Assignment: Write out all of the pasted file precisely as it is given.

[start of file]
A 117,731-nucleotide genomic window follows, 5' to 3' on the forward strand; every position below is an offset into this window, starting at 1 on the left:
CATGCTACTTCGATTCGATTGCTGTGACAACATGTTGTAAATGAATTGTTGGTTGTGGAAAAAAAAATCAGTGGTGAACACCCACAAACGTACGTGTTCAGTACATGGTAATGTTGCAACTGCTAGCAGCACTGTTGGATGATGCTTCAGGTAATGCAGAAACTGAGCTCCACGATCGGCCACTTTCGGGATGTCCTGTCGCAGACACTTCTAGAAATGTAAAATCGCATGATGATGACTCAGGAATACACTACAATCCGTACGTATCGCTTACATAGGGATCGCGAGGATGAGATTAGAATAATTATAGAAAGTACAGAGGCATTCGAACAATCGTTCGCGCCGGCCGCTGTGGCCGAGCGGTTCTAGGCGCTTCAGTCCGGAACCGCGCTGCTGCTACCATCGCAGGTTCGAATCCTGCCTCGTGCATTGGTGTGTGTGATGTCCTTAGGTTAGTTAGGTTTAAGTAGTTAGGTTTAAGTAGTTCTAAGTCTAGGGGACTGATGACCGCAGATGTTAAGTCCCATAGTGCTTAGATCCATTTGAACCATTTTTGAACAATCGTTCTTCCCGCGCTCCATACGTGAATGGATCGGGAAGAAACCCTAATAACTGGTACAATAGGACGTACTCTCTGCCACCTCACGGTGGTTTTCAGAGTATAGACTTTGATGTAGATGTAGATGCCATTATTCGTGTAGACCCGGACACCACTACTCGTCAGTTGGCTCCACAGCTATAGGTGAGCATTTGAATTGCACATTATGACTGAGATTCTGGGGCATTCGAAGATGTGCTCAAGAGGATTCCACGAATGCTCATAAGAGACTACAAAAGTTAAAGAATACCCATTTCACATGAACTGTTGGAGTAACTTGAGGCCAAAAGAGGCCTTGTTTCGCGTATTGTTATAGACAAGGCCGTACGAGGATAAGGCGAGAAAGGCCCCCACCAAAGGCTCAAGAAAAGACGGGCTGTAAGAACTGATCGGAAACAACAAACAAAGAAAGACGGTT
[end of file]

A 117,731-nucleotide genomic window follows, 5' to 3' on the forward strand; every position below is an offset into this window, starting at 1 on the left:
CATGCTACTTCGATTCGATTGCTGTGACAACATGTTGTAAATGAATTGTTGGTTGTGGAAAAAAAAATCAGTGGTGAACACCCACAAACGTACGTGTTCAGTACATGGTAATGTTGCAACTGCTAGCAGCACTGTTGGATGATGCTTCAGGTAATGCAGAAACTGAGCTCCACGATCGGCCACTTTCGGGATGTCCTGTCGCAGACACTTCTAGAAATGTAAAATCGCATGATGATGACTCAGGAATACACTACAATCCGTACGTATCGCTTACATAGGGATCGCGAGGATGAGATTAGAATAATTATAGAAAGTACAGAGGCATTCGAACAATCGTTCGCGCCGGCCGCTGTGGCCGAGCGGTTCTAGGCGCTTCAGTCCGGAACCGCGCTGCTGCTACCATCGCAGGTTCGAATCCTGCCTCGTGCATTGGTGTGTGTGATGTCCTTAGGTTAGTTAGGTTTAAGTAGTTAGGTTTAAGTAGTTCTAAGTCTAGGGGACTGATGACCGCAGATGTTAAGTCCCATAGTGCTTAGATCCATTTGAACCATTTTTGAACAATCGTTCTTCCCGCGCTCCATACGTGAATGGATCGGGAAGAAACCCTAATAACTGGTACAATAGGACGTACTCTCTGCCACCTCACGGTGGTTTTCAGAGTATAGACTTTGATGTAGATGTAGATGCCATTATTCGTGTAGACCCGGACACCACTACTCGTCAGTTGGCTCCACAGCTATAGGTGAGCATTTGAATTGCACATTATGACTGAGATTCTGGGGCATTCGAAGATGTGCTCAAGAGGATTCCACGAATGCTCATAAGAGACTACAAAAGTTAAAGAATACCCATTTCACATGAACTGTTGGAGTAACTTGAGGCCAAAAGAGGCCTTGTTTCGCGTATTGTTATAGACAAGGCCGTACGAGGATAAGGCGAGAAAGGCCCCCACCAAAGGCTCAAGAAAAGACGGGCTGTAAGAACTGATCGGAAACAACAAACAAAGAAAGACGGTT